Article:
EDIT: Apparently the video is from a 2005 PBS Frontline documentary, and the sheikh was brought in for interrogation after a rocket hit the U.S. military base in the area, wounding a soldier. So, I guess ignore the above paragraph.

It is hard to blame the sheikh in the video, despite the humiliating treatment he received, both from the U.S. commander and the Iraqi translator--who by the look and sound of him seems to be one those Chalabi-style exiles who have lived most of their life out of Iraq and then return and revel in treating their countrymen like dirt in order to please their newfound masters. The sheikh has the choice of accepting insurgents, or worse Al-Qaeda, to operate in his territory, risking that Americans come after him and his family, destroy his property, or kill them all in a strike against "suspected insurgents." Or, he could join forces with Americans to form an "awakening" group, and then risk that insurgents come after him for collaboration. Or, he could simply pack up and flee the country, like millions of Iraqis facing this dilemma decided to do rather than choose one or the other. The Iraqi government or Iraqi security forces are clearly not an option in this equation for well-known reasons.

I provided a transcript of the whole video below.

U.S. officer: The only way I can convince Col. Lanza not to put you in jail today is that there is an agreement that if you see these men, if you know they're setting up rockets, if you know they're fixing to set up some sort of ambush, then you have somebody call us and let us know that it's happened.
(Col. Stephen Lanza walks into meeting)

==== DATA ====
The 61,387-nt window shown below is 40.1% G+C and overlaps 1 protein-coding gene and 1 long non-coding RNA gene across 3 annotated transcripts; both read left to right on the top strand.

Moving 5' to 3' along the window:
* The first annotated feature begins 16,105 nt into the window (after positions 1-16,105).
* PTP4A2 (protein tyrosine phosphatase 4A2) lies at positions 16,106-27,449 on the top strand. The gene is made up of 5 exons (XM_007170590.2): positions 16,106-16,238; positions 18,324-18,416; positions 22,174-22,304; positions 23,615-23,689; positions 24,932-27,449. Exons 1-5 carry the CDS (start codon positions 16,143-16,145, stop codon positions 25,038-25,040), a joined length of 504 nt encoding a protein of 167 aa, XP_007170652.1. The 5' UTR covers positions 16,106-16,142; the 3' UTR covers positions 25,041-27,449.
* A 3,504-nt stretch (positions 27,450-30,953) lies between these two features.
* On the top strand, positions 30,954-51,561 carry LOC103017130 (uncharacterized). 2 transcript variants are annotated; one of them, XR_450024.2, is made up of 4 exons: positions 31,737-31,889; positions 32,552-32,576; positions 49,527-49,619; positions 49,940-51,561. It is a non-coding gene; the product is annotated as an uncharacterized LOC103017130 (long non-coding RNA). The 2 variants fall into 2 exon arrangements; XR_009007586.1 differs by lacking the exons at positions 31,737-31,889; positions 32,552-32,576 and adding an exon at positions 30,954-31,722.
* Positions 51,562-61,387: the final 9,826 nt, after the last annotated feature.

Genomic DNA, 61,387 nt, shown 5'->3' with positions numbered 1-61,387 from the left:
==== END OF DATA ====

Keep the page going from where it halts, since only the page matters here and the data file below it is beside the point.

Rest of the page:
Sheikh: Welcome, I'm honoured. I apologise to the colonel.
Sheikh: Some people--
U.S. officer: In the district area, there is a misunderstanding going on between him and the people.
Sheikh: As far as I'm concerned, since the first day--
Sheikh: But some things could happen and I'm unaware of them.
U.S. officer: But there's things will happen, he doesn't know about.
Sheikh: So if my presence--my presence in the area is a problem, I'm ready to leave the area if you order so.
U.S. officer: If you want him to leave the area, he's ready to leave.
Col. Lanza: I have no reason to trust you. I have no reason to believe you. I have no reason to even believe anything you've told me today.
Col. Lanza: And there is no way, no way that you cannot know what is happening in your area.
(Iraqi interpreter provides translation)
Col. Lanza: And now you are asking me to give you a chance.
Col. Lanza: You come here today with no specific information.
(Iraqi interpreter)
Col. Lanza: I already know this ... So you have offered me nothing.